Section 5422 amends section 1302 of the Panama Canal Act of 1979, 22 U.S.C. Sec. 3712, by establishing "in the Treasury of the United States a revolving fund to be known as the "Panama Canal Revolving Fund'." The Fund is generally "available to the Commission to carry out the purposes, functions, and powers authorized" by the Panama Canal Act. The Fund is initially composed of all unappropriated balances in the Panama Canal Commission Fund, and the unexpended balance of all appropriations to the Commission, at the close of business on the day before the effective date of the amendments (which is January 1, 1988). Thereafter, all toll receipts and other receipts of the Commission are to be deposited in the Revolving Fund on a continuous basis.

We have interpreted legislation creating "revolving funds" as establishing continuing appropriations which, unless restricted by the terms of the legislation, are available to agencies without further legislative action to carry out their authorized purposes. See B-20968O, Feb. 24, 1983; 35 Comp.Gen. 615, 618 (1956); 35 Comp.Gen. 436, 438 (1956). Moreover, we have held that any statute which authorizes the deposit of receipts in a specific fund, and which makes the fund available for carrying out specific purposes, without the need for further congressional action, constitutes a continuing or permanent appropriation. E.g., 60 Comp.Gen. 323, 325 (1981); B-193573, Dec. 19, 1979; 50 Comp.Gen. 311, 313 (1978).

The amendment effected by section 5422 of the Reconciliation Act designates the fund it establishes as a "revolving fund." Further, it makes the fund available to carry out the authorized activities of the Commission. Therefore, we conclude that the establishment of the Panama Canal Commission Fund constitutes a permanent appropriation and therefore has eliminated the need for annual appropriations to the Commission. we indicate in our answer to your third question below, however, the Commission may not use the permanent appropriation for administrative expenses without specific authority provided in an appropriations act.

2. Your second question is whether paragraph 1302(c)(1) of the Panama Canal Act, as amended by section 5422 of the Reconciliation Act, is consistent with section 305 of the Appropriations Act. In our opinion, the two provisions are consistent.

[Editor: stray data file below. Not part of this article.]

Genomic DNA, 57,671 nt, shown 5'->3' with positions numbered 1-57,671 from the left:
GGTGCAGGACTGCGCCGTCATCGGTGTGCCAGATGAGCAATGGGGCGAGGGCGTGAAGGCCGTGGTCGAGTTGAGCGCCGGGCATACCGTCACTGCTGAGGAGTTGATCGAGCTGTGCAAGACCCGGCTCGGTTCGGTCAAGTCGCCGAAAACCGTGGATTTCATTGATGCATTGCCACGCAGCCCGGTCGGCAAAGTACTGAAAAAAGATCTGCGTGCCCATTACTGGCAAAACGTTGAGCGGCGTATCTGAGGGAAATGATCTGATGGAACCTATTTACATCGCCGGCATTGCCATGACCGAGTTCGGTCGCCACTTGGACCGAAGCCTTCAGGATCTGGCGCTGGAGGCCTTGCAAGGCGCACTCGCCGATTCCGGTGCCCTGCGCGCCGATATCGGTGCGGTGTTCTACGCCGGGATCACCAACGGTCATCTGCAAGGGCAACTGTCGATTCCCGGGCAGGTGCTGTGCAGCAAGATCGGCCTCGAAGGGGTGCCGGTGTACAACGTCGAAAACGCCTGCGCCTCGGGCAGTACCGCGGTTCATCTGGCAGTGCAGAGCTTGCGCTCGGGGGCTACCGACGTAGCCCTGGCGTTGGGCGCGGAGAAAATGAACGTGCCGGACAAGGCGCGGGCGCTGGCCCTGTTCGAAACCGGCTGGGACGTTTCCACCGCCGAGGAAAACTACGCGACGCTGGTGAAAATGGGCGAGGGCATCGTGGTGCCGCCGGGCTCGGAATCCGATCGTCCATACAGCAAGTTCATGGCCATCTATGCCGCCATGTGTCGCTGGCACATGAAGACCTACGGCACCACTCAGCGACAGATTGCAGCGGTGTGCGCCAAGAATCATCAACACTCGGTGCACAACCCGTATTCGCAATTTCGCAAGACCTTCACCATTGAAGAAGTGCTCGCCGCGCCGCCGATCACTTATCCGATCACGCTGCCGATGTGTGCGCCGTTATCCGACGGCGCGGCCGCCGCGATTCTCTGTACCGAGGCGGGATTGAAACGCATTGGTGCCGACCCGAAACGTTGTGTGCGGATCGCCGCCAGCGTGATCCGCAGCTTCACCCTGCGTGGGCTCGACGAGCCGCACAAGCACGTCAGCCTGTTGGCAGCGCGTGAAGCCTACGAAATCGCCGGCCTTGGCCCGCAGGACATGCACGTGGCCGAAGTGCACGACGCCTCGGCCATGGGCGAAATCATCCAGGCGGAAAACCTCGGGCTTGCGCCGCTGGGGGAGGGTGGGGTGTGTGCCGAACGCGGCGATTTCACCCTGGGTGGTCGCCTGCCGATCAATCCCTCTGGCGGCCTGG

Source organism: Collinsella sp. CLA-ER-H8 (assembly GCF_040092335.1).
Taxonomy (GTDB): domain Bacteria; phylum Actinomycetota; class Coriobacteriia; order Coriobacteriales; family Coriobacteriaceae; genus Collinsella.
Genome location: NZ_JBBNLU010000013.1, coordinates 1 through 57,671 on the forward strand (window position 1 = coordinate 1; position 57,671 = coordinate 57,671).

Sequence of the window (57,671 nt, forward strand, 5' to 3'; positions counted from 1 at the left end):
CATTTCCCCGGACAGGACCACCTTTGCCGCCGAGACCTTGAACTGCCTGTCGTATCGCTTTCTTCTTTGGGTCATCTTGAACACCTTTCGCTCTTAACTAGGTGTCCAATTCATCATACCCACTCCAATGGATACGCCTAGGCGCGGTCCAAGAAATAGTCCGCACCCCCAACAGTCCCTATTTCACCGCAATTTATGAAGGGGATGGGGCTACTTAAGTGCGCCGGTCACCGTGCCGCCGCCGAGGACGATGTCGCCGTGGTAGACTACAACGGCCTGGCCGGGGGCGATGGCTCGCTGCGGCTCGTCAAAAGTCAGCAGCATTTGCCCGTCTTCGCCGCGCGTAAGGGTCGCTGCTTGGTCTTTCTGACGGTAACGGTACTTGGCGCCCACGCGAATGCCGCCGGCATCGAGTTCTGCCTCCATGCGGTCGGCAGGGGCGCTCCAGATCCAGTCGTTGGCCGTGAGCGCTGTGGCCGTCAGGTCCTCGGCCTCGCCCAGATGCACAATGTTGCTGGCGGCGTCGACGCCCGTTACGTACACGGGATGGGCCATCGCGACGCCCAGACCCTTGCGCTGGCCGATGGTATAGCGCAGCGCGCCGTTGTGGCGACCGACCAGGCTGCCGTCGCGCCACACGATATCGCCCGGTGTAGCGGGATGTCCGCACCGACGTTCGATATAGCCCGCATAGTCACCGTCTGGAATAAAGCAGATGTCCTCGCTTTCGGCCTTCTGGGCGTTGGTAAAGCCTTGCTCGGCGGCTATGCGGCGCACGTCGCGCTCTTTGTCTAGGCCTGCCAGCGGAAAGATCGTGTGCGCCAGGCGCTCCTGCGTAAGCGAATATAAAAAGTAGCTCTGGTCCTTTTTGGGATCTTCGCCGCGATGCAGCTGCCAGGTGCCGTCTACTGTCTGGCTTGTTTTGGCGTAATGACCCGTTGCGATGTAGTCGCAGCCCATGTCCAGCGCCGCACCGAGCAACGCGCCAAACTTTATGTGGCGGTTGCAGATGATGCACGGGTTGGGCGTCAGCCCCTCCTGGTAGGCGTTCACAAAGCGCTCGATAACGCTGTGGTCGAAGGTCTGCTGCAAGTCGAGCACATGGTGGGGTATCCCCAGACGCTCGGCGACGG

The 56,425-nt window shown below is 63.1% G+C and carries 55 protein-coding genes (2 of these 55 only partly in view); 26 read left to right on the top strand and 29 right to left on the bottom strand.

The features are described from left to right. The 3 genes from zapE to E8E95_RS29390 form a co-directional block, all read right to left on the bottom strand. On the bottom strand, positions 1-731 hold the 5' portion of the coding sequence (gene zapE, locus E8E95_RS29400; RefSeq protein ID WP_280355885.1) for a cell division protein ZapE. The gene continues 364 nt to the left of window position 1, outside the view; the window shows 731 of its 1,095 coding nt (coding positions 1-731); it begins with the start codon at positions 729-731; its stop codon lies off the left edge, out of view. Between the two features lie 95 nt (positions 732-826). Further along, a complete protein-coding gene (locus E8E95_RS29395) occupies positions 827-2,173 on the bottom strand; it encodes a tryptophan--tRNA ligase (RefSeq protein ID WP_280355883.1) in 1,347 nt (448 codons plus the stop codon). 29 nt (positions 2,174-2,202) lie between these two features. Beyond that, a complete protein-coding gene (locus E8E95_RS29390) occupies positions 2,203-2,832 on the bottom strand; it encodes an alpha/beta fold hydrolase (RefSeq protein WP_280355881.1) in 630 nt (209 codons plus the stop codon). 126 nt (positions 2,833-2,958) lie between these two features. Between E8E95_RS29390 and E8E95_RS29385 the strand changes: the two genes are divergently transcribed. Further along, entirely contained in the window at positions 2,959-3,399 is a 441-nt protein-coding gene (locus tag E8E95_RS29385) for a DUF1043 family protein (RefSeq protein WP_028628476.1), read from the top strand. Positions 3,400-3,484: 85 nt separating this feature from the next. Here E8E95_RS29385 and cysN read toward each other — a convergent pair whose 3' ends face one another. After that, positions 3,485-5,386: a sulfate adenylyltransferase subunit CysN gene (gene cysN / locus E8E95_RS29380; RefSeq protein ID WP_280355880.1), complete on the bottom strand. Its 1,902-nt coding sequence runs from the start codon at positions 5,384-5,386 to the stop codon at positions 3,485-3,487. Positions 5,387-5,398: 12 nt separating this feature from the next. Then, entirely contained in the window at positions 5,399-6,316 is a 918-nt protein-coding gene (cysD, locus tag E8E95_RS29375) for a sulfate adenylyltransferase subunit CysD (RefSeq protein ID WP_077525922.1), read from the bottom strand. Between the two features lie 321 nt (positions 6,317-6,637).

The Reconciliation Act and the Appropriations Act, as incorporated in the Continuing Resolution, became law on the same day, December 21, 1987. Therefore, we assume that the Congress intended the two laws to be interpreted and applied consistently whenever possible.

Paragraph 1302(c)(1) of the Panama Canal Act, as amended by the Reconciliation Act, provides, in general, that

"no funds may be obligated or expended in any fiscal year unless such obligation or expenditure has been specifically authorized by law."

In our opinion, under this provision obligations and expenditures from the Revolving Fund must be supported by annual authorizations. /1/

Section 305 of the Appropriations Act, on the other hand, is a restriction on the use of the appropriations made to the Commission for fiscal year 1988. It provides:

"None of the funds appropriated in this Act for the Panama Canal Commission may be expended unless in conformance with the Panama Canal Treaties of 1977 and any law implementing those treaties."

Reading the two statutes together, we conclude that both restrictions apply during fiscal year 1988. Obligations and expenditures using fiscal year 1988 appropriations to the commission-- which, as we conclude below, were transferred to the Revolving Fund-- must be both in conformance with the 1977 treaties (and implementing legislation) and annually authorized.

We see no inconsistency between these two restrictions. First, the Revolving Fund is only available to carry out the Panama Canal Act, the implementing legislation for the treaties. Thus, obligations and expenditures from the Revolving Fund during fiscal year 1988 will necessarily be "in conformance" with the treaties and implementing legislation. Second, sections 5411 through 5413 of the Reconciliation Act, which we assume (without deciding) satisfy the annual authorization requirement for fiscal year 1988, authorize necessary expenses of the Commission incurred under the Panama Canal Act of 1979," again assuring that obligations and expenditures will be "in conformance" with the treaties and legislation, as required by section 305 of the Appropriations Act. /2/ Thus, section 305 and paragraph 1302(c)(1) are consistent. /3/

3. Your third question asks whether paragraph 1302(c)(2) of the Panama Canal Act, as amended by section 5422 of the Reconciliation Act, acts as an absolute bar to the incurring of obligations and expenditure of funds for administrative expenses of the Commission unless an annual appropriation act provides specific authority to incur the obligations o make the expenditures. We read paragraph 1302(c)(2) as requiring appropriation act authority prior to the use of the Revolving Fund for administrative expenses of the Commission.